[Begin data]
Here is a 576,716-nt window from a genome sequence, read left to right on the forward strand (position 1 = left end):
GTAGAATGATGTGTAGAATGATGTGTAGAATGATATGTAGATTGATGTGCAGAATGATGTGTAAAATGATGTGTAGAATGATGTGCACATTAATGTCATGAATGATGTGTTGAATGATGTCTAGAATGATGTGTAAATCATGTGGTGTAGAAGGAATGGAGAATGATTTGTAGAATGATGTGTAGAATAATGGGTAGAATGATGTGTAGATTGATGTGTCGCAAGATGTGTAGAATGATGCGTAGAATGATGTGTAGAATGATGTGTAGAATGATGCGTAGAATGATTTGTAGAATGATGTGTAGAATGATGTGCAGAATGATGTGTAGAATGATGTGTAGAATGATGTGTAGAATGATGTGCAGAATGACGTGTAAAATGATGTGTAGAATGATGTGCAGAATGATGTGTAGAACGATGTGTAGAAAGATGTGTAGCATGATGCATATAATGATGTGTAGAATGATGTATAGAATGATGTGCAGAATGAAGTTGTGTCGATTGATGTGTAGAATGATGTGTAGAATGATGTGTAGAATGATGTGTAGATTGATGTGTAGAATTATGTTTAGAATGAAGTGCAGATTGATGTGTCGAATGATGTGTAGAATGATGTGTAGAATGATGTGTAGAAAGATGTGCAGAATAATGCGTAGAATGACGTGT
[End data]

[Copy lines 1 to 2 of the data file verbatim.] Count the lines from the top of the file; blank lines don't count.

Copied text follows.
Here is a 576,716-nt window from a genome sequence, read left to right on the forward strand (position 1 = left end):
GTAGAATGATGTGTAGAATGATGTGTAGAATGATATGTAGATTGATGTGCAGAATGATGTGTAAAATGATGTGTAGAATGATGTGCACATTAATGTCATGAATGATGTGTTGAATGATGTCTAGAATGATGTGTAAATCATGTGGTGTAGAAGGAATGGAGAATGATTTGTAGAATGATGTGTAGAATAATGGGTAGAATGATGTGTAGATTGATGTGTCGCAAGATGTGTAGAATGATGCGTAGAATGATGTGTAGAATGATGTGTAGAATGATGCGTAGAATGATTTGTAGAATGATGTGTAGAATGATGTGCAGAATGATGTGTAGAATGATGTGTAGAATGATGTGTAGAATGATGTGCAGAATGACGTGTAAAATGATGTGTAGAATGATGTGCAGAATGATGTGTAGAACGATGTGTAGAAAGATGTGTAGCATGATGCATATAATGATGTGTAGAATGATGTATAGAATGATGTGCAGAATGAAGTTGTGTCGATTGATGTGTAGAATGATGTGTAGAATGATGTGTAGAATGATGTGTAGATTGATGTGTAGAATTATGTTTAGAATGAAGTGCAGATTGATGTGTCGAATGATGTGTAGAATGATGTGTAGAATGATGTGTAGAAAGATGTGCAGAATAATGCGTAGAATGACGTGT